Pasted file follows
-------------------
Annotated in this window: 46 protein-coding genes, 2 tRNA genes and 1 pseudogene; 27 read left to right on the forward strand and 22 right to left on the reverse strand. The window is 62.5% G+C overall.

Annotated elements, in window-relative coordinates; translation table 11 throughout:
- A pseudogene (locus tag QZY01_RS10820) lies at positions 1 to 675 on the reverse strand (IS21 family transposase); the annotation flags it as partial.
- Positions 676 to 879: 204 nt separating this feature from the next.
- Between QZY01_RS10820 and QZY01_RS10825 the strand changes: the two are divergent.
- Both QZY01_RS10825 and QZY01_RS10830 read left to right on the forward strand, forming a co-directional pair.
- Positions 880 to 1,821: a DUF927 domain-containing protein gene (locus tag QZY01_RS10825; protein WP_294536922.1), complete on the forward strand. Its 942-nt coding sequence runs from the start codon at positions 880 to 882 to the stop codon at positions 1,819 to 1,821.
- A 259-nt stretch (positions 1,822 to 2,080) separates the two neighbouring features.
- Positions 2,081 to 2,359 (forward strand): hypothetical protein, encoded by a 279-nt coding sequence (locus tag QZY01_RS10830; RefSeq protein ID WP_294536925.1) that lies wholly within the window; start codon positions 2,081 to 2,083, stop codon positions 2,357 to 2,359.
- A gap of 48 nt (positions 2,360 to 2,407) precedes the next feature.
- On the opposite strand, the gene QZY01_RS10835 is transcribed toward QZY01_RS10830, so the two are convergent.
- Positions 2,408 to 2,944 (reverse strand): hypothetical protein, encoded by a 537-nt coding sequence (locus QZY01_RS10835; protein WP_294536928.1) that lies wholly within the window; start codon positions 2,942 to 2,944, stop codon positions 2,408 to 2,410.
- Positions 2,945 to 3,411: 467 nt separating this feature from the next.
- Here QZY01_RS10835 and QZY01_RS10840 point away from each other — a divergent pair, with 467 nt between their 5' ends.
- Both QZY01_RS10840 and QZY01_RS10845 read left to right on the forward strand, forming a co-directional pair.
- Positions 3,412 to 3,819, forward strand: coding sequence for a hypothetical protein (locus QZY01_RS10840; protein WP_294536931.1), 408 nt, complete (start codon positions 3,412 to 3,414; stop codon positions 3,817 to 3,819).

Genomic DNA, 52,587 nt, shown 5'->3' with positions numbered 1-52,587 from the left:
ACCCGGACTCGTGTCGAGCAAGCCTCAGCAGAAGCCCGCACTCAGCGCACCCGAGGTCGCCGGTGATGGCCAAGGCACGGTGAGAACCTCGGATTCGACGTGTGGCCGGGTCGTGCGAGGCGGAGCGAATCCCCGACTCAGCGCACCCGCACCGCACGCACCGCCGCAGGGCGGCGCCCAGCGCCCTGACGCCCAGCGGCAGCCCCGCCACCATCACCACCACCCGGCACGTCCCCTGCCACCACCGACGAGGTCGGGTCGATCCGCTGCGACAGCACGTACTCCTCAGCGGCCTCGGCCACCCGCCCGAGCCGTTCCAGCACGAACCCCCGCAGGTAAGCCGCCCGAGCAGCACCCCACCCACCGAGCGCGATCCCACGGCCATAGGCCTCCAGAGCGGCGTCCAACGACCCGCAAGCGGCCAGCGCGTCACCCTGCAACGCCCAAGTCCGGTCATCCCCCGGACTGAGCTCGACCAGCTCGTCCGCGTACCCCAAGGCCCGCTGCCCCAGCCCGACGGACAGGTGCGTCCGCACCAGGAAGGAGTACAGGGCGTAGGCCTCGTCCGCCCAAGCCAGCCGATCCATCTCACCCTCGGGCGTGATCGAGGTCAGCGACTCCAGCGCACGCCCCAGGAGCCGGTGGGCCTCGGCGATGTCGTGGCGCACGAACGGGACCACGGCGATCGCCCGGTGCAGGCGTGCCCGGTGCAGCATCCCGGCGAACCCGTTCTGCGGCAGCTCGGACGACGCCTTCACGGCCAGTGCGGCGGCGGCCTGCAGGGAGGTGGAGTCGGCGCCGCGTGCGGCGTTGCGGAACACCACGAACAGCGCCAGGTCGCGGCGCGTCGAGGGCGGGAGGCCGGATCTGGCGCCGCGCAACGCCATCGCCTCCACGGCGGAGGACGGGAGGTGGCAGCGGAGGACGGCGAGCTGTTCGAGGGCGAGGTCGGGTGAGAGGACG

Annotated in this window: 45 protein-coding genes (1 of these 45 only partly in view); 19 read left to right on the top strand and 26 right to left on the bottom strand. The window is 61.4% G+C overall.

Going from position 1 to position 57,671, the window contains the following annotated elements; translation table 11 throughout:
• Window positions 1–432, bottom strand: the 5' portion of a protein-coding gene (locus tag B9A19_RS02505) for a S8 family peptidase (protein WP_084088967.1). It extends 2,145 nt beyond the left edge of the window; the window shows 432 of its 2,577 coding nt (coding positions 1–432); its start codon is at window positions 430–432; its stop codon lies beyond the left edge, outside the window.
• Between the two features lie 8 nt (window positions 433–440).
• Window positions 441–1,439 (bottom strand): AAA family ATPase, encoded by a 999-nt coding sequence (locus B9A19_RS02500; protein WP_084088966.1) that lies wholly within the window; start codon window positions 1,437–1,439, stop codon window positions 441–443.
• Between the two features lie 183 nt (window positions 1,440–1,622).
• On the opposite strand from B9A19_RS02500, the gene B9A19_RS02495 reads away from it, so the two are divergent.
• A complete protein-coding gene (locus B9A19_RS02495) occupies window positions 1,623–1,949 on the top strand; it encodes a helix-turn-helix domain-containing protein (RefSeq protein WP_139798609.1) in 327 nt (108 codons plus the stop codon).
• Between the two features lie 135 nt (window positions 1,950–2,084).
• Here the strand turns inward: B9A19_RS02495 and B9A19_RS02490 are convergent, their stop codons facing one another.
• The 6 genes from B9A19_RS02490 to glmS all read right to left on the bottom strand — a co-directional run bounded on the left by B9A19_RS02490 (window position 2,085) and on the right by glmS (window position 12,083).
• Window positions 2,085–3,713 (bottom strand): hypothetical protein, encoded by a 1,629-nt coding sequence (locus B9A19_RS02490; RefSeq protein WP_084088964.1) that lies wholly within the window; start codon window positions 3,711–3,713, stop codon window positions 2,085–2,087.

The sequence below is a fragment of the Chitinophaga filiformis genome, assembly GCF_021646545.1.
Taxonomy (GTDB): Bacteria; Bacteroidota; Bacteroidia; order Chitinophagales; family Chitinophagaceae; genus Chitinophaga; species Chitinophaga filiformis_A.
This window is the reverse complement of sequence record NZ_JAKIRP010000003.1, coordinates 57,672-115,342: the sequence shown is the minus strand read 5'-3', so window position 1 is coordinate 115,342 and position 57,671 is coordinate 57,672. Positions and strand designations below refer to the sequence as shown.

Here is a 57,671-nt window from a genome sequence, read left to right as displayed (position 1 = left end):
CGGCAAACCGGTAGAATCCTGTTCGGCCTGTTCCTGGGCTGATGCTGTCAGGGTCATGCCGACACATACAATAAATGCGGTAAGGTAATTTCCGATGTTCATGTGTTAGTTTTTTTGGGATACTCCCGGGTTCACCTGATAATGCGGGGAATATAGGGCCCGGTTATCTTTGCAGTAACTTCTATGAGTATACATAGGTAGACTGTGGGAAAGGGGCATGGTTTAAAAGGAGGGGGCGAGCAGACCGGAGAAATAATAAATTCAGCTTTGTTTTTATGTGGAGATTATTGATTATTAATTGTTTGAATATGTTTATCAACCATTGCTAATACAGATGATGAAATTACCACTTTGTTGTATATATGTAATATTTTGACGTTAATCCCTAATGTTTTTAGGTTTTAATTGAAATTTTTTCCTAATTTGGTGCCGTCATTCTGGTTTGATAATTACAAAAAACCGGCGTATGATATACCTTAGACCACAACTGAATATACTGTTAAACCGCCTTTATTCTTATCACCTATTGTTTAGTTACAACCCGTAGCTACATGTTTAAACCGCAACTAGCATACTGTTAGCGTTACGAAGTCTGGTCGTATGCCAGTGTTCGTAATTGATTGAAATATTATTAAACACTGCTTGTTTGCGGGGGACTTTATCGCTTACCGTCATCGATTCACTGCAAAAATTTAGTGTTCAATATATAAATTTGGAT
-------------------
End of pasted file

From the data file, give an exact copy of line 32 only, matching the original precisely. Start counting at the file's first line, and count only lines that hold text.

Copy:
Taxonomy (GTDB): Bacteria; Bacteroidota; Bacteroidia; order Chitinophagales; family Chitinophagaceae; genus Chitinophaga; species Chitinophaga filiformis_A.